Mothers are the key source of advice on the biggest decisions for most people, ahead of dads, siblings, other family members, friends and independent sources, according to research from BMO.
It says 25% of people turn to their mothers when making a big decision, compared with 16% who ask their father for advice. 18% ask their mothers for advise on big financial purchases, 16% on decisions around career and work and 14% on managing money. And women are more likely than men to turn to their mums for advice for all of these things.
Those aged 16 to 22 (so-called GenZs) are around twice as likely as those aged 23 to 39 years old to go to their mums for advice with 45% going to their mums for advice on big decisions, compared to 24% for their older peers.
32% of 16 to 22-year olds go to their mothers for advise on career and work decisions and 30% on managing money compared with 15% and 13% respectively for 23 to 39 year olds.
14% of people advise their mothers on managing money and 12% advise them on large financial purchases.
“More people are likely to go to their mother for financial advice than any other family member, friend or financial professional, reiterating the key role they play when it comes to making decision about our money too.”
“Given many of these decisions will be new to them, it makes sense that many Gen Zs are most likely to turn to their mums for advice on these important decisions, as well as other big decisions. Nevertheless, it’s interesting to note that it works both ways and people also feel they are able to provide their mums with sound advice too.”
BMO provides the following tips for ways that families can support each other with smart money decisions:
- Talk about money with each other – open up the conversation about money to understand income, spending habits and where you can save;
- Have collective saving goals, to support one another in situations when a family member may be unable to save;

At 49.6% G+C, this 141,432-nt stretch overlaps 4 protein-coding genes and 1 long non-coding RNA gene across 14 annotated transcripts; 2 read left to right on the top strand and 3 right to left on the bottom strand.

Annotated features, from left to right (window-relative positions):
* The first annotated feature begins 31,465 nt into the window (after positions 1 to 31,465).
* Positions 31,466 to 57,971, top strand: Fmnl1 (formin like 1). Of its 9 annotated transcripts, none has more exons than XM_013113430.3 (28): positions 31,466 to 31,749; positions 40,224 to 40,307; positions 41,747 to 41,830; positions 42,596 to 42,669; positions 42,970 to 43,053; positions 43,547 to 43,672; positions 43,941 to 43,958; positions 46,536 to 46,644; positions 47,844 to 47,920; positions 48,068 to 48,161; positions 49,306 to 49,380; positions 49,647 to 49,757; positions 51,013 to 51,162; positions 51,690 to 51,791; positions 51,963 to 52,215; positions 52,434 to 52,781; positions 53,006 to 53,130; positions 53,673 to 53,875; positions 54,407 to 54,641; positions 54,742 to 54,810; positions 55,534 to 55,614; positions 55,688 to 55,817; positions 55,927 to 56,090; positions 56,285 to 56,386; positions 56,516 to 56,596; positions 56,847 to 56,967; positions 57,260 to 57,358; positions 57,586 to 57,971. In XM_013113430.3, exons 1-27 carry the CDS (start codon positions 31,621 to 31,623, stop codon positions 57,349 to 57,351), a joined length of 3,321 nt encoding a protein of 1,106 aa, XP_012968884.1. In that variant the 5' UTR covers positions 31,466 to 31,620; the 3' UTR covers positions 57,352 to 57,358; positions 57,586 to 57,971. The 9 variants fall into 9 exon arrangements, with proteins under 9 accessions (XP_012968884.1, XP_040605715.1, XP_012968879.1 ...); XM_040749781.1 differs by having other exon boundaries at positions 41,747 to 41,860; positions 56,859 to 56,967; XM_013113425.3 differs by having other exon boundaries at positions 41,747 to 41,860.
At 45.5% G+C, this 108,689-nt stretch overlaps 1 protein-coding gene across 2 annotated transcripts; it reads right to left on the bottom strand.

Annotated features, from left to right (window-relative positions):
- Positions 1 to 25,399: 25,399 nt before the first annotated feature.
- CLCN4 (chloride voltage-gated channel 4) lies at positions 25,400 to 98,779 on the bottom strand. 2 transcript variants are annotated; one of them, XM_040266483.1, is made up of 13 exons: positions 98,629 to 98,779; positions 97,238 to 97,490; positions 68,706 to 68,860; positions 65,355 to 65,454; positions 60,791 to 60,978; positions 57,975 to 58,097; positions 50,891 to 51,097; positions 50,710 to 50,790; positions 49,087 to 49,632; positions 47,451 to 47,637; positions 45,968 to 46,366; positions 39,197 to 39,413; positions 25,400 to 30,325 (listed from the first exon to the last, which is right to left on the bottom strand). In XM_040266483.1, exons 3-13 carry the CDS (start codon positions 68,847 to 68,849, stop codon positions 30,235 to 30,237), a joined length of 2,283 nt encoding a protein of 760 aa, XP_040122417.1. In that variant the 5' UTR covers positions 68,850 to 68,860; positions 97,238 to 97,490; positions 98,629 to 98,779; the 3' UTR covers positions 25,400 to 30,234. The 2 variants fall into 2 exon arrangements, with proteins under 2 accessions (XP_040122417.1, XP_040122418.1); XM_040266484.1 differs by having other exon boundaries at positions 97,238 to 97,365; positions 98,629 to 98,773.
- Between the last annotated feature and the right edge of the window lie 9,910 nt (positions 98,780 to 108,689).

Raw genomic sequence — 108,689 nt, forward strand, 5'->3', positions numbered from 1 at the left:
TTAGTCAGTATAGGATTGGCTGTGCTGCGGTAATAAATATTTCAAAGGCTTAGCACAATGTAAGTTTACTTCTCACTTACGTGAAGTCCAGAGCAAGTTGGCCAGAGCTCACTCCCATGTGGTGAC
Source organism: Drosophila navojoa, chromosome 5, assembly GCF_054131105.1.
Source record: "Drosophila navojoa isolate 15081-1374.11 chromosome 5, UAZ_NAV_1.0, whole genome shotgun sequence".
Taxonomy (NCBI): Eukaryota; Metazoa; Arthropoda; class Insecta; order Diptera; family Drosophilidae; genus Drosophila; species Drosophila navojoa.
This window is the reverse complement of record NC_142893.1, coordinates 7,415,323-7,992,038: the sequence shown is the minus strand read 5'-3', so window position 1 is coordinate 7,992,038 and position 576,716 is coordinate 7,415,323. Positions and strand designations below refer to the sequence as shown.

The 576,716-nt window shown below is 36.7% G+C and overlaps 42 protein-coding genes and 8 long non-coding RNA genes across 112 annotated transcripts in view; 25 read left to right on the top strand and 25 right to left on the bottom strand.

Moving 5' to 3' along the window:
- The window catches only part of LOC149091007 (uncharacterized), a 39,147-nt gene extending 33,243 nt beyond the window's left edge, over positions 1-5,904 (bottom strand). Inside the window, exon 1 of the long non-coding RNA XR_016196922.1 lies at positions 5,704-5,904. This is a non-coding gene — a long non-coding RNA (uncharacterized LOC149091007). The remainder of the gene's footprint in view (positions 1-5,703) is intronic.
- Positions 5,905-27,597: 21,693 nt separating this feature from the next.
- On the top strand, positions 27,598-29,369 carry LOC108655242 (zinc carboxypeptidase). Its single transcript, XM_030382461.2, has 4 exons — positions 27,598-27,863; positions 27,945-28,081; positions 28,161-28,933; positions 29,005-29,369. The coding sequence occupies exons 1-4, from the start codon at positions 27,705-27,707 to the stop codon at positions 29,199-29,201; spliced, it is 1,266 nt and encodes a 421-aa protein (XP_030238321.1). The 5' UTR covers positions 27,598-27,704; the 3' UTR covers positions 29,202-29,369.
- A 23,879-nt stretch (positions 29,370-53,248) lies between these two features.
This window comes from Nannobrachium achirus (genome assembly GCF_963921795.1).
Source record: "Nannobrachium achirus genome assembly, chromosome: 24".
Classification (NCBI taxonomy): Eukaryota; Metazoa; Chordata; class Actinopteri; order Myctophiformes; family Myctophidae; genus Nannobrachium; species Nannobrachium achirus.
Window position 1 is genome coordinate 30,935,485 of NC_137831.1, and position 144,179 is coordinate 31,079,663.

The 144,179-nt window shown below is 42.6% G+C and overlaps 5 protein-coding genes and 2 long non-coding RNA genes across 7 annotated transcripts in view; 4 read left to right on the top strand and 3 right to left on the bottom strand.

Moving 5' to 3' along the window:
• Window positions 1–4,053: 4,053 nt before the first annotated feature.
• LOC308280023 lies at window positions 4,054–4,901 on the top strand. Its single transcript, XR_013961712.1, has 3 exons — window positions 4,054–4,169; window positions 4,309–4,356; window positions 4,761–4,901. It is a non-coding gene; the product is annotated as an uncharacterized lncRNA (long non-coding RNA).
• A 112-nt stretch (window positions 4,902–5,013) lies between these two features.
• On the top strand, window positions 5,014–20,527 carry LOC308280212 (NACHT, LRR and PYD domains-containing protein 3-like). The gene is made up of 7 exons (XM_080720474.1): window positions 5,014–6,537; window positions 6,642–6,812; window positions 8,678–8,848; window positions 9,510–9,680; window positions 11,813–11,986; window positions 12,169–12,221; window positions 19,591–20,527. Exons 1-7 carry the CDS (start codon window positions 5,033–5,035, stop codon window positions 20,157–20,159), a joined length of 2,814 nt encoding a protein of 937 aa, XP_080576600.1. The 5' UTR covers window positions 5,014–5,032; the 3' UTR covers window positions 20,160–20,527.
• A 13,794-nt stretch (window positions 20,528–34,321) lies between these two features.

- Don’t forget the age-old tips, that are evergreen and appropriate for all, such as the importance of saving little and often when you can, investing for the medium to long term, and keeping an eye on everyday spending where bills and discretionary spending habits are creeping up unnecessarily;
- Where appropriate, share online streaming accounts such as Spotify and Netflix to benefit from family discount prices, and
- Share more meals – for those who live with family members or others, think about group food preparation to help bring down costs.
Kay Ingram, director of public policy at financial planners LEBC said: “While mums are seen as a source of advice for other family members, they often neglect their own financial well-being in order to support other family members. This is evidenced in the gender pension and savings gaps, where mothers sacrifice their own earnings potential and later life savings by taking lower paid part time jobs to be available for their children.
“This Mother’s Day ask the mums amongst your friends and family what she has saved for her retirement? If she is typical, she will have around one third of the pensions of her partner. Many of the women we speak to have no idea that as non-earners they can still pay into pensions and receive an automatic 20% boost to their savings in tax relief.
“We encourage more women to continue saving for retirement and recommend that they earmark part of the family budget to this end. We want to ensure more women know they can afford to save by claiming the ‘free money’ available to them – the marriage allowance, credits for childcare and carers allowance included, and by reinstating Child Benefit for high earners.
“In the longer term, this will benefit not just them but their partners too. Two pension incomes paid in retirement will suffer less tax than one larger pension and a couple can take home far more net income when they each have pensions. Couples could achieve up to £25,000 in tax-free annual income between them by sharing their pension savings.”
Further reading: Pensions penalty for mothers and top tips on avoiding it